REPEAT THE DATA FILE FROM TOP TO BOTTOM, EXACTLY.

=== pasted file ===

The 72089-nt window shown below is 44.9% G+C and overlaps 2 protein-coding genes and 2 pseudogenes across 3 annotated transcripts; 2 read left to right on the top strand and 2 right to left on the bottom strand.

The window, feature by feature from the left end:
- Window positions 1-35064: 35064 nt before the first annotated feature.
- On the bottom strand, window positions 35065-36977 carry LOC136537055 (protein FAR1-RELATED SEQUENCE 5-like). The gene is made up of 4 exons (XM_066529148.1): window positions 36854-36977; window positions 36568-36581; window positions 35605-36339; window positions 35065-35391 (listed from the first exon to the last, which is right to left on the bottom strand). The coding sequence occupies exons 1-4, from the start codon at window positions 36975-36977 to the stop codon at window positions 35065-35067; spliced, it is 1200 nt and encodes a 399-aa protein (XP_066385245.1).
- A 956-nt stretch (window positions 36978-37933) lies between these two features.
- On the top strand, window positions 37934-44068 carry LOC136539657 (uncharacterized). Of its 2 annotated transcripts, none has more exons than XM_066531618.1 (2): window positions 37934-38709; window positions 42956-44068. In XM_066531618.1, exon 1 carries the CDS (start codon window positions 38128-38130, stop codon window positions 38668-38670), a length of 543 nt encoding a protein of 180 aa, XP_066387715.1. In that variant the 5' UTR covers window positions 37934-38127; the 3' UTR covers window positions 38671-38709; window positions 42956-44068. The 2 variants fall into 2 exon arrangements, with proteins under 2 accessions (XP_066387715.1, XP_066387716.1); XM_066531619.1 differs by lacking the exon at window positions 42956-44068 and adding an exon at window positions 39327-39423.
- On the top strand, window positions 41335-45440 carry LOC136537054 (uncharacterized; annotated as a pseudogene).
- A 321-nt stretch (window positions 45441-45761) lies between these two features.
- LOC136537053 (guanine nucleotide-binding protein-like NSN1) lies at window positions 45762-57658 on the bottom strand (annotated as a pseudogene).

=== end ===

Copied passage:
The 72089-nt window shown below is 44.9% G+C and overlaps 2 protein-coding genes and 2 pseudogenes across 3 annotated transcripts; 2 read left to right on the top strand and 2 right to left on the bottom strand.

The window, feature by feature from the left end:
- Window positions 1-35064: 35064 nt before the first annotated feature.
- On the bottom strand, window positions 35065-36977 carry LOC136537055 (protein FAR1-RELATED SEQUENCE 5-like). The gene is made up of 4 exons (XM_066529148.1): window positions 36854-36977; window positions 36568-36581; window positions 35605-36339; window positions 35065-35391 (listed from the first exon to the last, which is right to left on the bottom strand). The coding sequence occupies exons 1-4, from the start codon at window positions 36975-36977 to the stop codon at window positions 35065-35067; spliced, it is 1200 nt and encodes a 399-aa protein (XP_066385245.1).
- A 956-nt stretch (window positions 36978-37933) lies between these two features.
- On the top strand, window positions 37934-44068 carry LOC136539657 (uncharacterized). Of its 2 annotated transcripts, none has more exons than XM_066531618.1 (2): window positions 37934-38709; window positions 42956-44068. In XM_066531618.1, exon 1 carries the CDS (start codon window positions 38128-38130, stop codon window positions 38668-38670), a length of 543 nt encoding a protein of 180 aa, XP_066387715.1. In that variant the 5' UTR covers window positions 37934-38127; the 3' UTR covers window positions 38671-38709; window positions 42956-44068. The 2 variants fall into 2 exon arrangements, with proteins under 2 accessions (XP_066387715.1, XP_066387716.1); XM_066531619.1 differs by lacking the exon at window positions 42956-44068 and adding an exon at window positions 39327-39423.
- On the top strand, window positions 41335-45440 carry LOC136537054 (uncharacterized; annotated as a pseudogene).
- A 321-nt stretch (window positions 45441-45761) lies between these two features.
- LOC136537053 (guanine nucleotide-binding protein-like NSN1) lies at window positions 45762-57658 on the bottom strand (annotated as a pseudogene).